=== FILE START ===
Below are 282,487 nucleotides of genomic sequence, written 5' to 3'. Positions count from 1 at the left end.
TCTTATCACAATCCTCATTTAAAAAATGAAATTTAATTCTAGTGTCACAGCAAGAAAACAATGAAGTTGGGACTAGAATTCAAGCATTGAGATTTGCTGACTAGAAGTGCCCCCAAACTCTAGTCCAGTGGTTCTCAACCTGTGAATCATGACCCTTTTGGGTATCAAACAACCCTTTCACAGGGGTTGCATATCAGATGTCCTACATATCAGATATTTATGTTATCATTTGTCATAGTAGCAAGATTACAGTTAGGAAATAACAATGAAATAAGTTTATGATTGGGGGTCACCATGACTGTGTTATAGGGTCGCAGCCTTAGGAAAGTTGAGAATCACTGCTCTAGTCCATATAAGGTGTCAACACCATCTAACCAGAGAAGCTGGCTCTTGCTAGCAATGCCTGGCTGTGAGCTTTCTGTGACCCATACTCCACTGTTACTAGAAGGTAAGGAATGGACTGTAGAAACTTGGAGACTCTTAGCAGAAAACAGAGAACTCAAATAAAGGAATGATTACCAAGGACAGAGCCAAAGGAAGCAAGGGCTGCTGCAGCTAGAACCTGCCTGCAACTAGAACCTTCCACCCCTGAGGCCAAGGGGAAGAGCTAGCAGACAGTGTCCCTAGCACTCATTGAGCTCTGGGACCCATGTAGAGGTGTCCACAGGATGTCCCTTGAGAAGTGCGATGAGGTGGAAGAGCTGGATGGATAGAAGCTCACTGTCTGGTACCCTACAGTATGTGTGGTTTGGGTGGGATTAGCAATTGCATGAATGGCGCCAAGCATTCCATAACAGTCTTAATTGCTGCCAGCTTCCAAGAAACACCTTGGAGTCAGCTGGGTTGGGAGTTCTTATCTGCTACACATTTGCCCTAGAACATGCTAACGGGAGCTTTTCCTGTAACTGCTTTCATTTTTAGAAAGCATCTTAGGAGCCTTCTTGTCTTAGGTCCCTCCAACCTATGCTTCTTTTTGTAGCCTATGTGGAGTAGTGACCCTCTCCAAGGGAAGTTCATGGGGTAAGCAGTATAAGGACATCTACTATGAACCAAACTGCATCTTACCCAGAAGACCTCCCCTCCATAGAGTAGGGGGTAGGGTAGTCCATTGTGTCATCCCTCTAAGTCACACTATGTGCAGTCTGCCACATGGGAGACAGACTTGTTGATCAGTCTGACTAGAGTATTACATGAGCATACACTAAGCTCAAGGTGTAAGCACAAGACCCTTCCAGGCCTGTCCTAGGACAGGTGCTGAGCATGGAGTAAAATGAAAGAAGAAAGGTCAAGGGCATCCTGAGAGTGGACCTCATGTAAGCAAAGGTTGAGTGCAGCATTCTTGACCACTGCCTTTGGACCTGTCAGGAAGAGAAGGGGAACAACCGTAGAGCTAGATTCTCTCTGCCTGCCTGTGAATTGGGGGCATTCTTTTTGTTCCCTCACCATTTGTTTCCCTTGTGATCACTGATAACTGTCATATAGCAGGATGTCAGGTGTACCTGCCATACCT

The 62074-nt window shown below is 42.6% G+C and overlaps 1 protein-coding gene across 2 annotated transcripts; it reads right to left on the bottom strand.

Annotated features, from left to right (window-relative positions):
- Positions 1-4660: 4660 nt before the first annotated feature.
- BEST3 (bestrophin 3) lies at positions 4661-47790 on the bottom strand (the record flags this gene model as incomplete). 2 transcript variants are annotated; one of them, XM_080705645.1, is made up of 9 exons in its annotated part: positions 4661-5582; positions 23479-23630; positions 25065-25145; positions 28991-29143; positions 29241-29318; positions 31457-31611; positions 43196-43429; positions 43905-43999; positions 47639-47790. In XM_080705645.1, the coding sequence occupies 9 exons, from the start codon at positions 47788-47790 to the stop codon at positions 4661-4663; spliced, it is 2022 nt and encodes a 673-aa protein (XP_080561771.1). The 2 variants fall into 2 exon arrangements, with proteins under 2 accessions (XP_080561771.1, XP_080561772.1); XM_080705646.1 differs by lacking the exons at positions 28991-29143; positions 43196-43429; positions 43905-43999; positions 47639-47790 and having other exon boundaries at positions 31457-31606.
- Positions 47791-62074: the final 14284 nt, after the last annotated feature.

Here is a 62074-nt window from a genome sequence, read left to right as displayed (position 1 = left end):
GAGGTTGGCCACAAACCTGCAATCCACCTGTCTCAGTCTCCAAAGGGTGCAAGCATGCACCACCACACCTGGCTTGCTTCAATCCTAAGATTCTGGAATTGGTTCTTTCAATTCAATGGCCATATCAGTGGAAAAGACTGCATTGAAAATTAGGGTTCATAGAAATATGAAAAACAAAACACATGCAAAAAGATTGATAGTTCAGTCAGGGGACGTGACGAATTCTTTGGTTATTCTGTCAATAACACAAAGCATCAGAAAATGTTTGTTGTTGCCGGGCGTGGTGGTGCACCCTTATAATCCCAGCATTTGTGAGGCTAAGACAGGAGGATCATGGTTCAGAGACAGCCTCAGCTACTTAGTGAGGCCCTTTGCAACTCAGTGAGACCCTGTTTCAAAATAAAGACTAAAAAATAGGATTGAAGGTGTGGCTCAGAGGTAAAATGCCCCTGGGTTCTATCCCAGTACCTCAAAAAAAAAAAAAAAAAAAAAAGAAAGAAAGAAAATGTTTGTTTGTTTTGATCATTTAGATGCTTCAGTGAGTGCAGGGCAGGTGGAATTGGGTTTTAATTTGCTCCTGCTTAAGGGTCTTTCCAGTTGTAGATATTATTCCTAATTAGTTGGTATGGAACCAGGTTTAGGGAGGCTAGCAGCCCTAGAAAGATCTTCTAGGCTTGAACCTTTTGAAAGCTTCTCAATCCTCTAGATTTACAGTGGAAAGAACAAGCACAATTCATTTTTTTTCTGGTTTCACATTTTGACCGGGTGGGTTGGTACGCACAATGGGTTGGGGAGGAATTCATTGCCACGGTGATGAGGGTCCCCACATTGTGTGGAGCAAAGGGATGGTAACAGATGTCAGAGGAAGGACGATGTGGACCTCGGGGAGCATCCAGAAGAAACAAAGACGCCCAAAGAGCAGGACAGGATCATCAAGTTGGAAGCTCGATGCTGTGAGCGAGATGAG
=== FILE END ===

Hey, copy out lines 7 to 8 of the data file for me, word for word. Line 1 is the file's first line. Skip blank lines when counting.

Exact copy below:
- Positions 47791-62074: the final 14284 nt, after the last annotated feature.

Here is a 62074-nt window from a genome sequence, read left to right as displayed (position 1 = left end):